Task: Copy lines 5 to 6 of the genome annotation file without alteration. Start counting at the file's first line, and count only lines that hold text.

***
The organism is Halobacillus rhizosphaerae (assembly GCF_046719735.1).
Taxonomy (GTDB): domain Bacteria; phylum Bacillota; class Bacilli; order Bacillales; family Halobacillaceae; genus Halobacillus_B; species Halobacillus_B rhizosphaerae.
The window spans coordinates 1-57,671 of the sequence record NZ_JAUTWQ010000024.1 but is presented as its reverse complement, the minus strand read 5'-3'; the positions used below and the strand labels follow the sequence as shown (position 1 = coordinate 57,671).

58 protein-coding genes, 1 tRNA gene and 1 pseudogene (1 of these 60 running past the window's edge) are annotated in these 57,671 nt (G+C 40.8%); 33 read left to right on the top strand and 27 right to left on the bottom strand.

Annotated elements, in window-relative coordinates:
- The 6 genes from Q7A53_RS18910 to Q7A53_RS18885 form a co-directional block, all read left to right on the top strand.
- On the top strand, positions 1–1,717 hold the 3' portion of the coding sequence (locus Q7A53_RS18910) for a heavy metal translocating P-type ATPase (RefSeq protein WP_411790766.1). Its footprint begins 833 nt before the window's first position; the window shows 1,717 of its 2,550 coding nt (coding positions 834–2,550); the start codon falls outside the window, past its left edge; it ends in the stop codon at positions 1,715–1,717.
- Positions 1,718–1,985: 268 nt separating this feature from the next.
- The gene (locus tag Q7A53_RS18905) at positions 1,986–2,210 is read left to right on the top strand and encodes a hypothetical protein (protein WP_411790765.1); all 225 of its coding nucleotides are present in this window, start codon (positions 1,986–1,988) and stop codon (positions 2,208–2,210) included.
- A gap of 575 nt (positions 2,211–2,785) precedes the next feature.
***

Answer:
Annotated elements, in window-relative coordinates:
- The 6 genes from Q7A53_RS18910 to Q7A53_RS18885 form a co-directional block, all read left to right on the top strand.